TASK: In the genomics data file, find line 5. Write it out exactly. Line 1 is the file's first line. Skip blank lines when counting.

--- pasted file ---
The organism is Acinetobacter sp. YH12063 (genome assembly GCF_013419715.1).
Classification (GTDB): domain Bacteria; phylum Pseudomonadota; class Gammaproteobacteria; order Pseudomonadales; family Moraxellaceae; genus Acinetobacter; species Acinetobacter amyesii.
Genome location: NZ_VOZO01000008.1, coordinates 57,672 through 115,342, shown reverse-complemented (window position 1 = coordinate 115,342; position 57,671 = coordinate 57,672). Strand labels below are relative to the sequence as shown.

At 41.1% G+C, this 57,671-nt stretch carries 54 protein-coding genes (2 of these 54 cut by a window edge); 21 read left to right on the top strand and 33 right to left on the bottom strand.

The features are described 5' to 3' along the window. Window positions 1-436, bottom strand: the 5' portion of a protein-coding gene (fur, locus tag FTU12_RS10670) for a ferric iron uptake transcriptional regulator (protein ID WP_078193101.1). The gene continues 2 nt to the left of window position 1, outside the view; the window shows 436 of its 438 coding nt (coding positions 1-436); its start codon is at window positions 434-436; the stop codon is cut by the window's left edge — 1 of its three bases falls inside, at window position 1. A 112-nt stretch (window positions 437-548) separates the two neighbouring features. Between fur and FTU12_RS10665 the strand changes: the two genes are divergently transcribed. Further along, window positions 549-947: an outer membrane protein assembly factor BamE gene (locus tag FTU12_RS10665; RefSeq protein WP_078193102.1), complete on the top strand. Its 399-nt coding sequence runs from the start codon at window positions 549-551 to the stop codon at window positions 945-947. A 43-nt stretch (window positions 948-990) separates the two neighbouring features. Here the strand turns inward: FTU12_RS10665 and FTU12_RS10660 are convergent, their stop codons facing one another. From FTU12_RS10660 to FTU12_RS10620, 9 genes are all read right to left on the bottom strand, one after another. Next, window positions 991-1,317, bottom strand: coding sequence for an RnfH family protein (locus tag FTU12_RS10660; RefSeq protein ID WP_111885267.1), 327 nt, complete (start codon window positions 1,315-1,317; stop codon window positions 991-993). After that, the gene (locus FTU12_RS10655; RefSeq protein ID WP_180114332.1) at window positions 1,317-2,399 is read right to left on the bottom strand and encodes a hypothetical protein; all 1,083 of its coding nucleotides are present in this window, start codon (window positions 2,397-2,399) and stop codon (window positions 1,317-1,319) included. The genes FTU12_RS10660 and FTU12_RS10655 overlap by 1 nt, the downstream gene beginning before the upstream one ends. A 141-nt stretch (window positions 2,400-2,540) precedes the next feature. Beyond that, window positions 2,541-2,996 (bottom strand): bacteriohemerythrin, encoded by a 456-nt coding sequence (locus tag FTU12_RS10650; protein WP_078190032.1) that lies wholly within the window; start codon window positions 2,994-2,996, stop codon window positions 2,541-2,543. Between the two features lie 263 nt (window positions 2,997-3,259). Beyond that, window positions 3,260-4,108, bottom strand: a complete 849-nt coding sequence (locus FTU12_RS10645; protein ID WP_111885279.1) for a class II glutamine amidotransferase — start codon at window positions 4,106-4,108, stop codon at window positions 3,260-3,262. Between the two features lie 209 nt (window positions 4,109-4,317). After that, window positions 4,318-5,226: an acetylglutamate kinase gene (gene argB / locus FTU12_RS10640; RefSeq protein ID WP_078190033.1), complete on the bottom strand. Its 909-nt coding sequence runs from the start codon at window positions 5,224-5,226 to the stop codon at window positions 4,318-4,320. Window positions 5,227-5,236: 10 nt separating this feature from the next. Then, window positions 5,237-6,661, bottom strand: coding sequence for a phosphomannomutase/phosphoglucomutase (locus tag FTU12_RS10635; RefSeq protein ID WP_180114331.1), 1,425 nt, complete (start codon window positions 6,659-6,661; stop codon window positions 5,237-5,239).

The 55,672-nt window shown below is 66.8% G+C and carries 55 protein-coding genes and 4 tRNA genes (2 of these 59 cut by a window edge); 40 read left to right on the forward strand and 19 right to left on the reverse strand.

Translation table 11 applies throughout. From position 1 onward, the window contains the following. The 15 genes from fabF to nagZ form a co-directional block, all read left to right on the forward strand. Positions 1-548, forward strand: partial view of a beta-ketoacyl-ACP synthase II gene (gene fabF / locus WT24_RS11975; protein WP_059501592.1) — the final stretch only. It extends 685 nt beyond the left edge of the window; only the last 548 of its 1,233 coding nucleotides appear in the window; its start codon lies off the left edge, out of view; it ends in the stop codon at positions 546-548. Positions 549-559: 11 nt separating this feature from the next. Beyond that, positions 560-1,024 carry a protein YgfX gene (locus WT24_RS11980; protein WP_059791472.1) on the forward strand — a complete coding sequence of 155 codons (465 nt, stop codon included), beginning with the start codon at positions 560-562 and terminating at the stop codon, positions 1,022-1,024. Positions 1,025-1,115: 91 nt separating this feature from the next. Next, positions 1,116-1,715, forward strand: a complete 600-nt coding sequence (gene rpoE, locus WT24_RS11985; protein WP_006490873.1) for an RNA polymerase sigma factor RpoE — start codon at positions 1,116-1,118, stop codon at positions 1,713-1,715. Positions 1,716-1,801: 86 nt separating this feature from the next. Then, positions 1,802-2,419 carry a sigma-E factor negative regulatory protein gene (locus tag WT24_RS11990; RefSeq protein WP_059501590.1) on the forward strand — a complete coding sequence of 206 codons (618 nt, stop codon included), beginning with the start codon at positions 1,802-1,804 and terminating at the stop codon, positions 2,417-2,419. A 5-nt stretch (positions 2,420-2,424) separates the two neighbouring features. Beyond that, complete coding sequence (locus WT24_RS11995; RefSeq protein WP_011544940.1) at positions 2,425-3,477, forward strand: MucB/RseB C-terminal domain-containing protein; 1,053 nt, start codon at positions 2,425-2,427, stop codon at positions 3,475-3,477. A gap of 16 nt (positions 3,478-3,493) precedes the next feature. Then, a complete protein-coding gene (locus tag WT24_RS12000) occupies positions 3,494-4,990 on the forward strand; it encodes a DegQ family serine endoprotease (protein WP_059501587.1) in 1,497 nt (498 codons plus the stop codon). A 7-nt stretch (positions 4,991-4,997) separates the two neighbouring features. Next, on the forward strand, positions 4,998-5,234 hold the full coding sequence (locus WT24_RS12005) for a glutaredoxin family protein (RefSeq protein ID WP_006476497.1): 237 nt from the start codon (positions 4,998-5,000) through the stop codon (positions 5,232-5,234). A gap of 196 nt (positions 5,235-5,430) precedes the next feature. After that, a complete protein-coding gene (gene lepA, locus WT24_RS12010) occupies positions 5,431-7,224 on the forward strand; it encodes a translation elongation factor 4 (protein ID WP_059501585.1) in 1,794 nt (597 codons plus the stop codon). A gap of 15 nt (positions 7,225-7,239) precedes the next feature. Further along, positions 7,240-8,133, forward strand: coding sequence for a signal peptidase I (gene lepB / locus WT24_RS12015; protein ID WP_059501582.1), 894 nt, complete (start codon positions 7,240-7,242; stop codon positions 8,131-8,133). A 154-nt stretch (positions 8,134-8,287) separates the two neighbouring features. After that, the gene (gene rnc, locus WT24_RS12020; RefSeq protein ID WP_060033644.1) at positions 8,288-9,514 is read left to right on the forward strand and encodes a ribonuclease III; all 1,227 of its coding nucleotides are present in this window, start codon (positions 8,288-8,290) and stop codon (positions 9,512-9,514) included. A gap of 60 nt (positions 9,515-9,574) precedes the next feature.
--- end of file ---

The features are described 5' to 3' along the window. Window positions 1-436, bottom strand: the 5' portion of a protein-coding gene (fur, locus tag FTU12_RS10670) for a ferric iron uptake transcriptional regulator (protein ID WP_078193101.1). The gene continues 2 nt to the left of window position 1, outside the view; the window shows 436 of its 438 coding nt (coding positions 1-436); its start codon is at window positions 434-436; the stop codon is cut by the window's left edge — 1 of its three bases falls inside, at window position 1. A 112-nt stretch (window positions 437-548) separates the two neighbouring features. Between fur and FTU12_RS10665 the strand changes: the two genes are divergently transcribed. Further along, window positions 549-947: an outer membrane protein assembly factor BamE gene (locus tag FTU12_RS10665; RefSeq protein WP_078193102.1), complete on the top strand. Its 399-nt coding sequence runs from the start codon at window positions 549-551 to the stop codon at window positions 945-947. A 43-nt stretch (window positions 948-990) separates the two neighbouring features. Here the strand turns inward: FTU12_RS10665 and FTU12_RS10660 are convergent, their stop codons facing one another. From FTU12_RS10660 to FTU12_RS10620, 9 genes are all read right to left on the bottom strand, one after another. Next, window positions 991-1,317, bottom strand: coding sequence for an RnfH family protein (locus tag FTU12_RS10660; RefSeq protein ID WP_111885267.1), 327 nt, complete (start codon window positions 1,315-1,317; stop codon window positions 991-993). After that, the gene (locus FTU12_RS10655; RefSeq protein ID WP_180114332.1) at window positions 1,317-2,399 is read right to left on the bottom strand and encodes a hypothetical protein; all 1,083 of its coding nucleotides are present in this window, start codon (window positions 2,397-2,399) and stop codon (window positions 1,317-1,319) included. The genes FTU12_RS10660 and FTU12_RS10655 overlap by 1 nt, the downstream gene beginning before the upstream one ends. A 141-nt stretch (window positions 2,400-2,540) precedes the next feature. Beyond that, window positions 2,541-2,996 (bottom strand): bacteriohemerythrin, encoded by a 456-nt coding sequence (locus tag FTU12_RS10650; protein WP_078190032.1) that lies wholly within the window; start codon window positions 2,994-2,996, stop codon window positions 2,541-2,543. Between the two features lie 263 nt (window positions 2,997-3,259). Beyond that, window positions 3,260-4,108, bottom strand: a complete 849-nt coding sequence (locus FTU12_RS10645; protein ID WP_111885279.1) for a class II glutamine amidotransferase — start codon at window positions 4,106-4,108, stop codon at window positions 3,260-3,262. Between the two features lie 209 nt (window positions 4,109-4,317). After that, window positions 4,318-5,226: an acetylglutamate kinase gene (gene argB / locus FTU12_RS10640; RefSeq protein ID WP_078190033.1), complete on the bottom strand. Its 909-nt coding sequence runs from the start codon at window positions 5,224-5,226 to the stop codon at window positions 4,318-4,320. Window positions 5,227-5,236: 10 nt separating this feature from the next. Then, window positions 5,237-6,661, bottom strand: coding sequence for a phosphomannomutase/phosphoglucomutase (locus tag FTU12_RS10635; RefSeq protein ID WP_180114331.1), 1,425 nt, complete (start codon window positions 6,659-6,661; stop codon window positions 5,237-5,239).